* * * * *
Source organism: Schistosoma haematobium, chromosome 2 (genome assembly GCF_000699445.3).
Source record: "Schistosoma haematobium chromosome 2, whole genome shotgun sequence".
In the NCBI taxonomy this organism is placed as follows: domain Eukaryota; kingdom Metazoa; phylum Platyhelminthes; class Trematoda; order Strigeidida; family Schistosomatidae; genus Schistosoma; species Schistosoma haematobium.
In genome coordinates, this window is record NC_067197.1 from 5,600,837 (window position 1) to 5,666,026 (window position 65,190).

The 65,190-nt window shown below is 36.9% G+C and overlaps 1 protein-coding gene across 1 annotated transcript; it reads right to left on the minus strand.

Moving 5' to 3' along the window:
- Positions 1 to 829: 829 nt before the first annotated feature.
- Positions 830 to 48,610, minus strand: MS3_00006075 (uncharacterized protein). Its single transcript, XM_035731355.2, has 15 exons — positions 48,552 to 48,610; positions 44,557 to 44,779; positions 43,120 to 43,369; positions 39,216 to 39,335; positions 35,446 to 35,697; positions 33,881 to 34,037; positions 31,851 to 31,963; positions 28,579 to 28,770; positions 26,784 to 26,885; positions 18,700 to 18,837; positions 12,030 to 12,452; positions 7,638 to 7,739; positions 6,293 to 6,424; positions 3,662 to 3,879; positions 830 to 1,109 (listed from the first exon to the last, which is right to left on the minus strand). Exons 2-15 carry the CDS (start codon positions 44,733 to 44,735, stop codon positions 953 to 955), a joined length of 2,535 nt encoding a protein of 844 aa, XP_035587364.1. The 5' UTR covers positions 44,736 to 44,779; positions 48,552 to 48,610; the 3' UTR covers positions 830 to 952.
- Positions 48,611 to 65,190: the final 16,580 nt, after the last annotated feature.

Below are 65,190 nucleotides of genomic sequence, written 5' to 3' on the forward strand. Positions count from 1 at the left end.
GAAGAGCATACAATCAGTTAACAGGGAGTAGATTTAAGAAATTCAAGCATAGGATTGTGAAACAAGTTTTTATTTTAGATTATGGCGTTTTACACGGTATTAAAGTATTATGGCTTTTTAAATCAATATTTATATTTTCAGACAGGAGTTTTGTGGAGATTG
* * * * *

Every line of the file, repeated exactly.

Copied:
Source organism: Schistosoma haematobium, chromosome 2 (genome assembly GCF_000699445.3).
Source record: "Schistosoma haematobium chromosome 2, whole genome shotgun sequence".
In the NCBI taxonomy this organism is placed as follows: domain Eukaryota; kingdom Metazoa; phylum Platyhelminthes; class Trematoda; order Strigeidida; family Schistosomatidae; genus Schistosoma; species Schistosoma haematobium.
In genome coordinates, this window is record NC_067197.1 from 5,600,837 (window position 1) to 5,666,026 (window position 65,190).

The 65,190-nt window shown below is 36.9% G+C and overlaps 1 protein-coding gene across 1 annotated transcript; it reads right to left on the minus strand.

Moving 5' to 3' along the window:
- Positions 1 to 829: 829 nt before the first annotated feature.
- Positions 830 to 48,610, minus strand: MS3_00006075 (uncharacterized protein). Its single transcript, XM_035731355.2, has 15 exons — positions 48,552 to 48,610; positions 44,557 to 44,779; positions 43,120 to 43,369; positions 39,216 to 39,335; positions 35,446 to 35,697; positions 33,881 to 34,037; positions 31,851 to 31,963; positions 28,579 to 28,770; positions 26,784 to 26,885; positions 18,700 to 18,837; positions 12,030 to 12,452; positions 7,638 to 7,739; positions 6,293 to 6,424; positions 3,662 to 3,879; positions 830 to 1,109 (listed from the first exon to the last, which is right to left on the minus strand). Exons 2-15 carry the CDS (start codon positions 44,733 to 44,735, stop codon positions 953 to 955), a joined length of 2,535 nt encoding a protein of 844 aa, XP_035587364.1. The 5' UTR covers positions 44,736 to 44,779; positions 48,552 to 48,610; the 3' UTR covers positions 830 to 952.
- Positions 48,611 to 65,190: the final 16,580 nt, after the last annotated feature.

Below are 65,190 nucleotides of genomic sequence, written 5' to 3' on the forward strand. Positions count from 1 at the left end.
GAAGAGCATACAATCAGTTAACAGGGAGTAGATTTAAGAAATTCAAGCATAGGATTGTGAAACAAGTTTTTATTTTAGATTATGGCGTTTTACACGGTATTAAAGTATTATGGCTTTTTAAATCAATATTTATATTTTCAGACAGGAGTTTTGTGGAGATTG